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Mainland Mayors Partner With Puerto Rico Leaders to Help Rebuild

More than 40 city leaders have joined a new exchange to share disaster relief expertise with their local counterparts on the island.

Landrieu Melendez
New Orleans Mayor Mitch Landrieu, who created the exchange, met with Mayor Maria Melendez of Ponce, Puerto Rico's second largest city, last week.
(Office of Mayor Mitch Landrieu, via Twitter)
It's been more than five months since Hurricane Maria ravaged Puerto Rico, damaging or destroying thousands of homes and knocking out power across the island. Today, hundreds of thousands of residents still have no electricity, and many lack access to reliably clean water. Tens of thousands of people have fled Puerto Rico for the mainland U.S. since the storm.

The federal government has been criticized for its immediate response to the disaster, and for providing inadequate funding to help the island begin to rebuild.

Now a new network of local leaders is stepping in to provide aid and support from cities on the mainland to decimated localities in Puerto Rico.

Called the Mayor Exchange and backed by funding from the Open Society Foundations, the group includes mainland mayors with experience in disaster recovery who can offer help to their counterparts on the island.

Over the coming weeks, 40 mayors will visit Puerto Rico from places like Chicago, Denver, Houston, New Haven, Conn., Philadelphia, Miami, New Orleans and Tampa. They'll assist on everything from applying for and administering Federal Emergency Management Agency funds, to planning the massive projects to repair and rebuild the island, to navigating the federal power structure in Washington. 

The exchange was created by New Orleans Mayor Mitch Landrieu, who is undoubtedly an authority on disaster recovery: He was serving as the lieutenant governor of Louisiana when Hurricane Katrina hit in 2005, and since 2010 he has overseen New Orleans' effort to rebuild.

(He has been term-limited out of office and will be succeeded by LaToya Cantrell in May.) Landrieu pitched his idea for the Mayor Exchange at the U.S. Conference of Mayors' winter meeting in Washington, D.C., in late January.

“In New Orleans, we know what it’s like to suffer through a disaster,” Landrieu said in a statement announcing the Exchange last week. "When New Orleans has been in need after devastation, people from all over helped lift us back up. This Mayor Exchange allows us and other cities around the country to return the favor.”

“Mitch heard us because he suffered through Katrina,” says Maria Melendez, mayor of Ponce, Puerto Rico’s second largest city.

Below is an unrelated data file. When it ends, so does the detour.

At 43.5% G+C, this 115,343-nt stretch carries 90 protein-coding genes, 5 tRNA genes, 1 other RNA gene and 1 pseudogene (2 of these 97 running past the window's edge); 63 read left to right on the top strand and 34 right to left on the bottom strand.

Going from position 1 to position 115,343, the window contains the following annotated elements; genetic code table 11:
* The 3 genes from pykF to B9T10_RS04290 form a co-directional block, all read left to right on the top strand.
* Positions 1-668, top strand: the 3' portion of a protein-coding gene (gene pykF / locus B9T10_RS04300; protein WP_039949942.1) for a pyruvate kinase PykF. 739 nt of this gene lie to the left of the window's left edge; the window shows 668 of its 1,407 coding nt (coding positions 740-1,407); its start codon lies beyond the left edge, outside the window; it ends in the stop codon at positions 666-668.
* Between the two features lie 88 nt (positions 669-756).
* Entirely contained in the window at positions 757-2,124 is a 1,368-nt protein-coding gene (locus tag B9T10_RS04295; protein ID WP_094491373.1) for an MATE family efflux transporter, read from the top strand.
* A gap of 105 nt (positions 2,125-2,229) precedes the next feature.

Landrieu's background -- and his position as the Conference of Mayors' current president -- gave him a platform to launch the exchange. But it was his description of the damage in Puerto Rico that convinced many mayors to join. 

“For all of us, it was tough to hear," says Evanston, Ill., Mayor Steve Hagerty. "Things are pretty tough in Puerto Rico, with the lack of power and the extent of damage. And we wanted to do something.”

Hagerty has a wealth of experience in managing recovery efforts.

Prior to serving in office, he worked in emergency management for the firm PricewaterhouseCoopers. He spent two years helping New York City recover after 9/11, and he worked on the Gulf Coast after Katrina. Hagerty's first foray into emergency work came after Hurricane Andrew slammed the Florida coast in 1992.

“When I was working in Florida after Andrew, I didn’t seen the extent of damage that I saw flying into Puerto Rico after Maria,” Hagerty says. “Hundreds of thousands of homes were damaged. And that’s going to take a decade to rebuild.”

Initial estimates put the cost to rebuild Puerto Rico at $95 billion. Money approved by the federal government so far is tens of billions of dollars short of that. And the final price tag will likely be even higher. 

Puerto Rican mayors like Melendez must walk a political tightrope. She says she's grateful for the resources the island has received, but she knows that much more money is needed. And she's concerned that Puerto Rico's territorial status, along with its lack of full representation in Congress, will make securing a financial committment to rebuild Puerto Rico more difficult.

“American has to understand we are American citizens,” she says. “And we are sure disasters will come again.”

Along with Landrieu, the Mayor Exchange will be co-chaired by two Puerto Rican mayors, Pedro García Figueroa of Hormigueros and Javier Jiménez Pérez of San Sebastián, as well as Open Society Foundations president Patrick Gaspard.

Landrieu led the first delegation of the group to Puerto Rico last week, accompanied by Hagerty and mayors Christopher Cabaldon of West Sacramento, Calif., and Jorge Elorza of Providence, R.I. They met with their counterparts in Puerto Rico including Melendez in Ponce, Mayor Carlos Delgado Altieri in Isabela, Mayor Nelson Torres Yordán of Guayanilla, and Mayor Jesús Márquez Rodríguez in Luquillo.

More delegations will follow in the weeks to come, and the mainland mayors plan to host the Puerto Rico leaders in their cities as well.

Melendez says she's hopeful that the exchange will help speed the island's rebuilding process, and ultimately bring back some of the residents who have left. Puerto Rico's population was declining even before the hurricane: About half a million people have left the island since its population peaked near 4 million in 2004.

"They will be back when they see economic development on the island,” Melendez says.

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